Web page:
In these enlightened days of state-controlled railways and fare control it is sometimes difficult to believe that there was a time when railways were monopolies red in tooth and claw and were more or less free to do what they wanted.
And here, from a hundred years ago, we have an egregious example of precisely the sort of monopoly abuse we have so often been warned of. It’s revision time for fares and you know what’s coming: they’re… er… reducing them:
Well, that’s as may be but the only reason they’re doing that is because they’re making the service… er… better:
In anticipation of the opening of the first section of the electrified suburban lines during the coming year…
As it happens the lines to which they refer weren’t electrified until 1916 – not that that is particularly important.
So, what’s going on? Well, as Brian Micklethwait likes to point out everything competes with everything else. Railways may not compete much with other railways but they sure as hell compete with buses, trams, cars, moving nearer work and finding a job nearer where one lives.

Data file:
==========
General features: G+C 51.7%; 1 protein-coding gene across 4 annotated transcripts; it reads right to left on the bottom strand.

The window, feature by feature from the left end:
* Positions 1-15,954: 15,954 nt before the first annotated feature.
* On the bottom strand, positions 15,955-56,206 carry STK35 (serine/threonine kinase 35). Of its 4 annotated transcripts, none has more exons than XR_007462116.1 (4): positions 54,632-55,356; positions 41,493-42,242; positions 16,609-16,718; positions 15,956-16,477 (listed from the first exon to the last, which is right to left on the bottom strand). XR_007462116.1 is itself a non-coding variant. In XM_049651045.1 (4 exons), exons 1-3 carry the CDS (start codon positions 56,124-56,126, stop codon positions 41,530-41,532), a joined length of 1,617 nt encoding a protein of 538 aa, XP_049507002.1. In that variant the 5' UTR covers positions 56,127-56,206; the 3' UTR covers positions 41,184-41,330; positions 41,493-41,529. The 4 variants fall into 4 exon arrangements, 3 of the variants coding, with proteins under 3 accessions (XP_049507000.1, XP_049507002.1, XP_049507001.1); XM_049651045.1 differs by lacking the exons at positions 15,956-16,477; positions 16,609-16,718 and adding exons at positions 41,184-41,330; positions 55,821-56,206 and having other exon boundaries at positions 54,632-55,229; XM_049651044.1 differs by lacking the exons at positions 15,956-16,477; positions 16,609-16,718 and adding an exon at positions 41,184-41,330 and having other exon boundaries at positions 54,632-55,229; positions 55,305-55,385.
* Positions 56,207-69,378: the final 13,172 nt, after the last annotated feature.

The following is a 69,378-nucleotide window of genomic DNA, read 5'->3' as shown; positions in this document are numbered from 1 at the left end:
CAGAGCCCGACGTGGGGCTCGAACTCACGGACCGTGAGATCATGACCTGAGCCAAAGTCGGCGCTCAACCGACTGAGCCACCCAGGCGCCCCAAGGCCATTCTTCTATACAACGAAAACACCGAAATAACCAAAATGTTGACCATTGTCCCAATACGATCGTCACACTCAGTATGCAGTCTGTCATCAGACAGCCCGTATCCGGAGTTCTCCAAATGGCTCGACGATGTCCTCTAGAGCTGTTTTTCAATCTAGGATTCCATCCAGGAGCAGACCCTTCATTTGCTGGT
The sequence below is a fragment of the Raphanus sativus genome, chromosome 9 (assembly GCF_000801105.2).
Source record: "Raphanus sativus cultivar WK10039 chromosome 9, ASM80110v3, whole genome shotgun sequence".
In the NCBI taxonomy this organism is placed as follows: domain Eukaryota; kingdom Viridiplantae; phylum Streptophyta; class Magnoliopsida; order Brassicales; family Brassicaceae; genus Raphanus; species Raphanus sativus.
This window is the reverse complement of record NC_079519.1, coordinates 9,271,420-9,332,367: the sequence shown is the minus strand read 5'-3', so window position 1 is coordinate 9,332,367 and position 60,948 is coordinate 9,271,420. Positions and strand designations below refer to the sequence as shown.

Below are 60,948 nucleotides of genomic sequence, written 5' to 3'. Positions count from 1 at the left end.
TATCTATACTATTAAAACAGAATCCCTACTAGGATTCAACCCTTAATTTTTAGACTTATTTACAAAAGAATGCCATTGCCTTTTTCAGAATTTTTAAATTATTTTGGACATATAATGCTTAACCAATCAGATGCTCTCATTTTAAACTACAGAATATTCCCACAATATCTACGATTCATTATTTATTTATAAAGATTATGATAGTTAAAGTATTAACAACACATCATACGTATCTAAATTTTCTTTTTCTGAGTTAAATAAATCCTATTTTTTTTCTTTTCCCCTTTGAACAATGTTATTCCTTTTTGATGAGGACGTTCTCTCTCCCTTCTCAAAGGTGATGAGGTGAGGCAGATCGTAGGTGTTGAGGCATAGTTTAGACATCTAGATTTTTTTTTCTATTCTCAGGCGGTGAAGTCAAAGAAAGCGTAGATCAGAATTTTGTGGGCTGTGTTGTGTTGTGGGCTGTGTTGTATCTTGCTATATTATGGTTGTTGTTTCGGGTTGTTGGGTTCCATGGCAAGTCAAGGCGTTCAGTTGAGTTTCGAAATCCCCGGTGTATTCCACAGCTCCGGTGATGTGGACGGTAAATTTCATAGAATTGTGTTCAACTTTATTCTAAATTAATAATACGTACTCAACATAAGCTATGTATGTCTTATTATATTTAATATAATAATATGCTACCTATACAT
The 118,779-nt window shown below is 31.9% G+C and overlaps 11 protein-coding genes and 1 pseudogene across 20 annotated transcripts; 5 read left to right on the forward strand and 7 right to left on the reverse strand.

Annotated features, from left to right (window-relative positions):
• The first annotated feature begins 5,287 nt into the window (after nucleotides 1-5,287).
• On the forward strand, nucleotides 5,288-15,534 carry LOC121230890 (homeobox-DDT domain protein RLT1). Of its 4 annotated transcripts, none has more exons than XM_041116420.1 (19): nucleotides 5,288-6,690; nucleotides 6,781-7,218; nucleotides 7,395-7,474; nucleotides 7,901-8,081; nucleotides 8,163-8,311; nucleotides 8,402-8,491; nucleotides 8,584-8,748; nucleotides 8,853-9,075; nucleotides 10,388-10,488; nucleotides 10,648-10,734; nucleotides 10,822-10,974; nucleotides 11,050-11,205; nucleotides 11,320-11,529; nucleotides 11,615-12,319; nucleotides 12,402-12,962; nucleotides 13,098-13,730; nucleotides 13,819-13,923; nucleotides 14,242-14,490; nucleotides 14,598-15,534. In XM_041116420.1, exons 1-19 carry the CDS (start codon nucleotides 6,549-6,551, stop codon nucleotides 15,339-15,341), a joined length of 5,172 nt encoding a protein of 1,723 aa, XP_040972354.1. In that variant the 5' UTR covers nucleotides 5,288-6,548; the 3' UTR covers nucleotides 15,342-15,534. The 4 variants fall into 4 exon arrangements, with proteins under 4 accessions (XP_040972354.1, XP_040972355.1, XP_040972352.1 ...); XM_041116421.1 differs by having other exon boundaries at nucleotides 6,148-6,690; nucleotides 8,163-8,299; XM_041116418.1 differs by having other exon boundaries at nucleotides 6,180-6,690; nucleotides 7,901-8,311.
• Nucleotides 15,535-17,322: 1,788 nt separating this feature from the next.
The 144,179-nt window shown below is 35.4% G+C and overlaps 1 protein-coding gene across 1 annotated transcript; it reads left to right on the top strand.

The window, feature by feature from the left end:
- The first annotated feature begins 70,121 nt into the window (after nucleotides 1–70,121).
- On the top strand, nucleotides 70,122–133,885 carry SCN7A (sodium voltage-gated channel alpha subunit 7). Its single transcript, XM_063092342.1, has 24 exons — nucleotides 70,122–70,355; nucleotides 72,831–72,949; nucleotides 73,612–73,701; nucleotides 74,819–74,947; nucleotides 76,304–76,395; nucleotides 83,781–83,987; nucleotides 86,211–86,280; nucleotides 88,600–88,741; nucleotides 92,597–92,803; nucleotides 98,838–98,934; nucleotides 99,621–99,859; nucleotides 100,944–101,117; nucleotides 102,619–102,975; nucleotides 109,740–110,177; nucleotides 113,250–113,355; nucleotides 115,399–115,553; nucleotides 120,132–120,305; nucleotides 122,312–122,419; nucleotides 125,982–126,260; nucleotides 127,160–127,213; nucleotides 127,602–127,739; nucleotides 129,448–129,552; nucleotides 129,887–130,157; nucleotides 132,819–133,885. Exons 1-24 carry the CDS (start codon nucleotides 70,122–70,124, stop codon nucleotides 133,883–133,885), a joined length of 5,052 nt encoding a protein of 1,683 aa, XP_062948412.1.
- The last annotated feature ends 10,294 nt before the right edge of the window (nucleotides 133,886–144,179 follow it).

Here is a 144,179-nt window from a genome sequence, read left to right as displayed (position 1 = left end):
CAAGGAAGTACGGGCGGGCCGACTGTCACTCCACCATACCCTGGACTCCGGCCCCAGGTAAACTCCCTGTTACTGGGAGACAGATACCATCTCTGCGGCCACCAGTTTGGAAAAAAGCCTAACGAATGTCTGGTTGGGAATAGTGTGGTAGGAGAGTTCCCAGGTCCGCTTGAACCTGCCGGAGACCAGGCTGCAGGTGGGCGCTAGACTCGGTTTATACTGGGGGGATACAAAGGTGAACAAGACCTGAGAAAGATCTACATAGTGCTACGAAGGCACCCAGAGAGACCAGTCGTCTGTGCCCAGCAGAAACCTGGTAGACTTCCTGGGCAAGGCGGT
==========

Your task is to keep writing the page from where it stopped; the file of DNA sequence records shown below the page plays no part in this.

Even so, railwaymen often refer to the “sparks effect”. This is the phenomenon whereby a newly electrified line will see a significant increase in passengers. With that in mind you would have thought they could increase their fares. I can only imagine fares are being reduced because they are able to run more services.
By the way, not strictly relevant but I loved this from column 1 on the same page:
Mr J. D. Gilbert asked the chairman of the Highways Committee whether in view of the by-laws allowing passengers to stand in the tramcars, the committee had considered the advisability of issuing notices, similar to those in use in Manchester, asking ladies to have all hatpins protected.